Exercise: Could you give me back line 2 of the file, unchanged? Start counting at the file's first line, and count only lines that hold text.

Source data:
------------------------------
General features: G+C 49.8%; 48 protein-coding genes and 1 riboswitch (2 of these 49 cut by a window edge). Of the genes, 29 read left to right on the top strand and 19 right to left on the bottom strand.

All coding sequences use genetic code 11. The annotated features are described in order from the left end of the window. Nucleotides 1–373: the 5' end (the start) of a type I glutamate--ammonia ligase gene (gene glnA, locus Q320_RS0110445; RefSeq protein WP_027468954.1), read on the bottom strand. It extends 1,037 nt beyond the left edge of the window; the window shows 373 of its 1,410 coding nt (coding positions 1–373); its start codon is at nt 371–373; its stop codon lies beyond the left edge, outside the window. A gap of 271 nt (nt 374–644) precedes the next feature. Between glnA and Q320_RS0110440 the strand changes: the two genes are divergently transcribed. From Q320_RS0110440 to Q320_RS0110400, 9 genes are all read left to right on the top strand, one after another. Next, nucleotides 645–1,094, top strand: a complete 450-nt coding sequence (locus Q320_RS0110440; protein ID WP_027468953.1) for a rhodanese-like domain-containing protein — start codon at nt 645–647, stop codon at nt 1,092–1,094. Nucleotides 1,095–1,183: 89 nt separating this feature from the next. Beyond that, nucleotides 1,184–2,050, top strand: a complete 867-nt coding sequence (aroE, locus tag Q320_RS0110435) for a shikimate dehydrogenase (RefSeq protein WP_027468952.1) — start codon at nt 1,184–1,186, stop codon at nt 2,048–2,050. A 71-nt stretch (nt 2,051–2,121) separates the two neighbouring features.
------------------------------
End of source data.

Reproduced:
All coding sequences use genetic code 11. The annotated features are described in order from the left end of the window. Nucleotides 1–373: the 5' end (the start) of a type I glutamate--ammonia ligase gene (gene glnA, locus Q320_RS0110445; RefSeq protein WP_027468954.1), read on the bottom strand. It extends 1,037 nt beyond the left edge of the window; the window shows 373 of its 1,410 coding nt (coding positions 1–373); its start codon is at nt 371–373; its stop codon lies beyond the left edge, outside the window. A gap of 271 nt (nt 374–644) precedes the next feature. Between glnA and Q320_RS0110440 the strand changes: the two genes are divergently transcribed. From Q320_RS0110440 to Q320_RS0110400, 9 genes are all read left to right on the top strand, one after another. Next, nucleotides 645–1,094, top strand: a complete 450-nt coding sequence (locus Q320_RS0110440; protein ID WP_027468953.1) for a rhodanese-like domain-containing protein — start codon at nt 645–647, stop codon at nt 1,092–1,094. Nucleotides 1,095–1,183: 89 nt separating this feature from the next. Beyond that, nucleotides 1,184–2,050, top strand: a complete 867-nt coding sequence (aroE, locus tag Q320_RS0110435) for a shikimate dehydrogenase (RefSeq protein WP_027468952.1) — start codon at nt 1,184–1,186, stop codon at nt 2,048–2,050. A 71-nt stretch (nt 2,051–2,121) separates the two neighbouring features.